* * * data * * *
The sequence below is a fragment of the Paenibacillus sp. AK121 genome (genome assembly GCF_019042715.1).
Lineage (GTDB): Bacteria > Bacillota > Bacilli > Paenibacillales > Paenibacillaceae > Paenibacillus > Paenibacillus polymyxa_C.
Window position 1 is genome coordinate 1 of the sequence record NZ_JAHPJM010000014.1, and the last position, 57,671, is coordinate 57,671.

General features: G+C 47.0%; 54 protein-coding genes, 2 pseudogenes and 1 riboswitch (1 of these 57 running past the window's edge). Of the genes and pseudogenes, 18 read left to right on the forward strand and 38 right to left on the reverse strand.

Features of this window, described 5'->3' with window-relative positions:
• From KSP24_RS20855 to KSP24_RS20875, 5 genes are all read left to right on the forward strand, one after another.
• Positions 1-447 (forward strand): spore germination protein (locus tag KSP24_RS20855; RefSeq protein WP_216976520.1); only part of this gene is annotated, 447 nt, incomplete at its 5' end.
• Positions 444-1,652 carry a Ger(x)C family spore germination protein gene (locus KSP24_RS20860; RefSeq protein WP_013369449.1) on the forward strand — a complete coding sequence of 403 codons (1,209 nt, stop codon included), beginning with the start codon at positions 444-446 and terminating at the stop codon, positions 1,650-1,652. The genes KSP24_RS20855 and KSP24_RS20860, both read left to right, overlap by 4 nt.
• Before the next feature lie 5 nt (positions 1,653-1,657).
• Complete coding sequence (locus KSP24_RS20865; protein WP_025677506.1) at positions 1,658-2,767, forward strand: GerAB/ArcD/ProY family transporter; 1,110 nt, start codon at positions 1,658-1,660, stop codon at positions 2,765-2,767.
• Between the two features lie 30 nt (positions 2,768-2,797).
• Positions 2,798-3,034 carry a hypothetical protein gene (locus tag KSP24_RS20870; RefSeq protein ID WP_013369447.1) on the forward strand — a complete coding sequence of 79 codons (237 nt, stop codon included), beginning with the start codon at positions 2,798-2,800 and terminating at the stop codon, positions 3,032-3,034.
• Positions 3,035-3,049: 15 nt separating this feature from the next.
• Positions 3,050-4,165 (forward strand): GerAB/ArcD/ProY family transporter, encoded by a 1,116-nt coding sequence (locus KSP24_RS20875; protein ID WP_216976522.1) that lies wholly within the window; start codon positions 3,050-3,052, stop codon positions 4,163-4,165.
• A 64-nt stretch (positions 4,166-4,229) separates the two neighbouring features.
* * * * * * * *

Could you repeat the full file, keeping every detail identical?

The sequence below is a fragment of the Paenibacillus sp. AK121 genome (genome assembly GCF_019042715.1).
Lineage (GTDB): Bacteria > Bacillota > Bacilli > Paenibacillales > Paenibacillaceae > Paenibacillus > Paenibacillus polymyxa_C.
Window position 1 is genome coordinate 1 of the sequence record NZ_JAHPJM010000014.1, and the last position, 57,671, is coordinate 57,671.

General features: G+C 47.0%; 54 protein-coding genes, 2 pseudogenes and 1 riboswitch (1 of these 57 running past the window's edge). Of the genes and pseudogenes, 18 read left to right on the forward strand and 38 right to left on the reverse strand.

Features of this window, described 5'->3' with window-relative positions:
• From KSP24_RS20855 to KSP24_RS20875, 5 genes are all read left to right on the forward strand, one after another.
• Positions 1-447 (forward strand): spore germination protein (locus tag KSP24_RS20855; RefSeq protein WP_216976520.1); only part of this gene is annotated, 447 nt, incomplete at its 5' end.
• Positions 444-1,652 carry a Ger(x)C family spore germination protein gene (locus KSP24_RS20860; RefSeq protein WP_013369449.1) on the forward strand — a complete coding sequence of 403 codons (1,209 nt, stop codon included), beginning with the start codon at positions 444-446 and terminating at the stop codon, positions 1,650-1,652. The genes KSP24_RS20855 and KSP24_RS20860, both read left to right, overlap by 4 nt.
• Before the next feature lie 5 nt (positions 1,653-1,657).
• Complete coding sequence (locus KSP24_RS20865; protein WP_025677506.1) at positions 1,658-2,767, forward strand: GerAB/ArcD/ProY family transporter; 1,110 nt, start codon at positions 1,658-1,660, stop codon at positions 2,765-2,767.
• Between the two features lie 30 nt (positions 2,768-2,797).
• Positions 2,798-3,034 carry a hypothetical protein gene (locus tag KSP24_RS20870; RefSeq protein ID WP_013369447.1) on the forward strand — a complete coding sequence of 79 codons (237 nt, stop codon included), beginning with the start codon at positions 2,798-2,800 and terminating at the stop codon, positions 3,032-3,034.
• Positions 3,035-3,049: 15 nt separating this feature from the next.
• Positions 3,050-4,165 (forward strand): GerAB/ArcD/ProY family transporter, encoded by a 1,116-nt coding sequence (locus KSP24_RS20875; protein ID WP_216976522.1) that lies wholly within the window; start codon positions 3,050-3,052, stop codon positions 4,163-4,165.
• A 64-nt stretch (positions 4,166-4,229) separates the two neighbouring features.